GhostBox: Placing Physical Boundaries on Mobile Information Access
How can you create physical boundaries where information can be accessed on mobile devices?
Cyber-attacks are no longer focused on stealing credit card and bank information from individuals. A study by McAfee, presented at the World Economic Form, found that over 50% of computer systems maintaining electrical grids and oil and gas pipelines have been hacked to silently steal information. The study also found that 40% of IT managers expect a major cyber-security incident in the next year. Given that the same study also found the average incident costs $6.4 million per day, the economic importance of effective cyber-security is clear.
Cyber-security is not new. Research in this area has been conducted almost as long as computers have been available. However, the complexity of computing devices makes it difficult to quantify security and ensure that exploits do not exist. Existing approaches to security cannot be weighed, measured, or quantified like physical objects can and thus are difficult to ensure are effective.
Moreover, despite the sophistication of cyber-security approaches that have been researched, end-users, executives, IT administrators, and other people are the links that determine whether or not the techniques are applied correctly for the context in which they are used.
Unless the people applying the techniques can comprehend their application, measure the context in which they will be applied, and ensure appropriate coverage, they are not effective. A single gap in the security surface can have devastating consequences. As long as security techniques are difficult to understand and hard to measure, it will be nearly impossible to ensure their consistent and correct usage.
The goal of this research is to create algorithms and information access architectures that depend upon specific physical contexts. People understand how to assess, quantify, and secure physical environments. By making information access reliant on specific physical characteristics surrounding a mobile device, this research will make security techniques more accessible and quantifiable.
This research has three key areas 1) formal modeling to understand how an algorithm’s attack surface projects into the physical world and limits the exposure in the cyber-world; 2) creation of information access algorithms that have provable reliance on external physical characteristics; 3) and security middleware approaches for mobile devices that can deal with noise in commodity mobile sensors when executing cyber-physical security algorithms.
The advances in these three areas will provide a pathway that allows researchers to make algorithms that are more accessible to end-users by having physical components that can be secured with traditional mechanisms. Moreover, formal models for assessing cyber-physical security techniques and ensuring that they have provable cyber-physical properties will ensure that algorithms are assessed properly.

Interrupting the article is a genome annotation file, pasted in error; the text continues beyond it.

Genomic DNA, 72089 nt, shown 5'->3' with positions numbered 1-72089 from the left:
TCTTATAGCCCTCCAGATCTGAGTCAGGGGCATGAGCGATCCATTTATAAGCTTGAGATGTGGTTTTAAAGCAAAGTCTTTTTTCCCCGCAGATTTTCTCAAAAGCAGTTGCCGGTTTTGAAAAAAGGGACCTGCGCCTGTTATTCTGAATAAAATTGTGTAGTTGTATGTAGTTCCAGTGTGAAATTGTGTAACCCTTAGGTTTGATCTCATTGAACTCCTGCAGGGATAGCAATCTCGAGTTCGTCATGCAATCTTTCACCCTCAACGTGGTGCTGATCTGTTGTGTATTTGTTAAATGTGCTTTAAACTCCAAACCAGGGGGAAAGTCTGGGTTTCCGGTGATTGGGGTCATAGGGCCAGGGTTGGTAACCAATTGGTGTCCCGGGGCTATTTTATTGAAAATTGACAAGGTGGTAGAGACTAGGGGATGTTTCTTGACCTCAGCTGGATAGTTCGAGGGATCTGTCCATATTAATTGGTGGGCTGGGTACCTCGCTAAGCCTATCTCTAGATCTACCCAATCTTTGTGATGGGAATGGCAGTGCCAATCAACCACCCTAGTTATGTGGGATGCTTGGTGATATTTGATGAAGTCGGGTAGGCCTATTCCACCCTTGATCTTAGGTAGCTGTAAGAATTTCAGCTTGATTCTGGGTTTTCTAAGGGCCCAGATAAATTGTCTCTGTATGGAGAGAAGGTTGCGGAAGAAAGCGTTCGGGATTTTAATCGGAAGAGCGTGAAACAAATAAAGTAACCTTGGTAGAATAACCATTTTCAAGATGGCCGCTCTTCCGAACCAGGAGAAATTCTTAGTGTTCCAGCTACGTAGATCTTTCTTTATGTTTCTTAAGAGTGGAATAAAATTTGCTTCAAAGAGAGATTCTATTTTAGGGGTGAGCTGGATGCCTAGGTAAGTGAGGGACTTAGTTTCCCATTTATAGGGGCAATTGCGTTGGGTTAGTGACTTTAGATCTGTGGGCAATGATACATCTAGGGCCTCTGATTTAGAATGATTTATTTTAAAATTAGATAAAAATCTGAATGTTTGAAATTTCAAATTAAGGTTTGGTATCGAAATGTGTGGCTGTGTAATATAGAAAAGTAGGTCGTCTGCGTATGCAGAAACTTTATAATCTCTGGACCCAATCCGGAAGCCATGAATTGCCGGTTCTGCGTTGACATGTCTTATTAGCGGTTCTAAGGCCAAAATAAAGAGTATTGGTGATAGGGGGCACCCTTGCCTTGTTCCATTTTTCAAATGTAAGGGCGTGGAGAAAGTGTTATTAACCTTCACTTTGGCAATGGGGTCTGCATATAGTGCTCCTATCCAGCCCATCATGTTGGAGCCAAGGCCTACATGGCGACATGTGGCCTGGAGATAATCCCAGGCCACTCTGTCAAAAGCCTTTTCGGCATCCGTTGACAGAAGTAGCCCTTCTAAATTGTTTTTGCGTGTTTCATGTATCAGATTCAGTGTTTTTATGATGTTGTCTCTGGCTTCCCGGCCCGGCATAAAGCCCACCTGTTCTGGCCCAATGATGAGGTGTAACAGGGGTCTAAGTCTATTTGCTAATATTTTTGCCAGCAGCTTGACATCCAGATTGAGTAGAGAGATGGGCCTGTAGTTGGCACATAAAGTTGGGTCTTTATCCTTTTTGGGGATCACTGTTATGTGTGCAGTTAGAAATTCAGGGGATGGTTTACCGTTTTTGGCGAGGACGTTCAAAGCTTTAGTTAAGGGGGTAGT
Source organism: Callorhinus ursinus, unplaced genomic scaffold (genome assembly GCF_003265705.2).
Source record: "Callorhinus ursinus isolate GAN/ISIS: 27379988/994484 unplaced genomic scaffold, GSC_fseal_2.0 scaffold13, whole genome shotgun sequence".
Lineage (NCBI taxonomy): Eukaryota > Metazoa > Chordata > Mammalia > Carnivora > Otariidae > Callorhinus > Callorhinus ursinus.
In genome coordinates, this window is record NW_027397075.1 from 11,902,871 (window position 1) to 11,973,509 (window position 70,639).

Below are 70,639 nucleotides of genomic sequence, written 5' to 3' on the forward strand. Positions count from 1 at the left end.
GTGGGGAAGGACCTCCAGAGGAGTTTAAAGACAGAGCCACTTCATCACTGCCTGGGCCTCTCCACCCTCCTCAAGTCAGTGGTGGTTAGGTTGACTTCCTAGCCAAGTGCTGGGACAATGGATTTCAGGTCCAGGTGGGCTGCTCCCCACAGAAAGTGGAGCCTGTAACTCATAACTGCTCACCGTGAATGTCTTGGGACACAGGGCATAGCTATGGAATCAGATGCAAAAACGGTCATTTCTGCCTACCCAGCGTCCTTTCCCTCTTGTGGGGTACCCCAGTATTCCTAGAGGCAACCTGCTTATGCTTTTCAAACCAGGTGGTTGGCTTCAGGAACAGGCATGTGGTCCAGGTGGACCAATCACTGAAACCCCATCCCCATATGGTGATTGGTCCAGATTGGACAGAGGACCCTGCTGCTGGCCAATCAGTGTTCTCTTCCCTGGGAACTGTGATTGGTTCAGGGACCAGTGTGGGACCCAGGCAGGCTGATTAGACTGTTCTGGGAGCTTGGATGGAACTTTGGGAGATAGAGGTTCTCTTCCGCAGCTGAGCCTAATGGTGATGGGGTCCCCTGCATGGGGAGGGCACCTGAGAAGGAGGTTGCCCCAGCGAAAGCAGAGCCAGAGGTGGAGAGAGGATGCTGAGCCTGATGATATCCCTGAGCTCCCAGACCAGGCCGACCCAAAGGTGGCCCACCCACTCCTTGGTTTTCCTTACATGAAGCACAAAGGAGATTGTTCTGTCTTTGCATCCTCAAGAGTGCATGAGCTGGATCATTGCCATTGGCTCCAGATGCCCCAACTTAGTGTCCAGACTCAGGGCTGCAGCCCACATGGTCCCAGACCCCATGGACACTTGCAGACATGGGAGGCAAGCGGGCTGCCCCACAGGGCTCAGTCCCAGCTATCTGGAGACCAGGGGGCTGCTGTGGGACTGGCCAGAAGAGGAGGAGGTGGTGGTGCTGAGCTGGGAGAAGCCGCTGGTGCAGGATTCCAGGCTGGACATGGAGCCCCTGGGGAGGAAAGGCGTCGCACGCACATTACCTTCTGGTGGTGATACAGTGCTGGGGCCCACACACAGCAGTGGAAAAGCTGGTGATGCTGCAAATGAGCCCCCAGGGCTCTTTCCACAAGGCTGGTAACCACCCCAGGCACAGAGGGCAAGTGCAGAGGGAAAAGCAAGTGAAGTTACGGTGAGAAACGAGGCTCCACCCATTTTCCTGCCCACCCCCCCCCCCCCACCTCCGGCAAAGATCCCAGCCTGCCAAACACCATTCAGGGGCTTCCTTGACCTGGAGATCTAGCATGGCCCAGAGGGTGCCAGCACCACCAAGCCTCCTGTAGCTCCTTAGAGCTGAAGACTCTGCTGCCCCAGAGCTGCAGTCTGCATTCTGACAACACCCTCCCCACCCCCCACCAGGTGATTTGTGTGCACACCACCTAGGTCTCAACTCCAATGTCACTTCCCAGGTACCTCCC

Our solution approach is based on creating cyber-physical security techniques, developing formal models to analyze these algorithms, and developing prototype mobile policy middleware for empirically evaluating these approaches in real-world settings. The key research objectives that stem from this methodology are as follows:
- Researching Algorithms that Rely on the Observation of Physical Phenomena at Close Range for Authentication and Access to Data – Cyber-physical security algorithms rely on both the observation of physical phenomena, such as a visual signal, and cyber-mechanisms, such as encryption, to control the access to data. An important research concern is devising information access control algorithms that rely on a mobile device’s sensors to observe physical phenomena for access, provide sufficient security while overcoming noise in commodity mobile device sensors, and provably require physical observation of the physical phenomena to attack.
- Architecting & Developing Secure Mobile Policy Middleware that can Configurably Control Information Access and Storage Based on Physical Context – When and where information should be accessed is highly domain-dependent. Existing information access control access specification and middleware approaches, such as the use of users and groups, are not designed to include physical context attributes in access control specifications. A further core aspect of my research is developing secure context-aware mobile information access middleware. A critical aspect of this middlware is that it uses domain-specific policy languages that include physical context attributes to allow domain-experts, such as medical administrators, to assign cyber-physical information access policies. These domain-specific languages allow the incorporation of physical characteristics important to a specific domain, such as the concept of a patient’s room, that are critical to enabling context-aware information security.
- Creating Formal Models for Quantifying Mobile Cyber-physical Security Techniques’ Physical vs. Cyber Attack Surface – Physical security is well understood by businesses, governments, hospitals and other keepers of sensitive information. However, most approaches for mobile cyber-security rely purely on cyber-mechanisms, such as identifying unusual network traffic patterns that are not well understood by these entities. One aspect of my research is on developing formal models for quantifying how much of a mobile cyber-physical security technique’s attack surface lies in the physical rather than the cyber-world and the tradeoff in quality of service (QoS) of the computing provided by the device.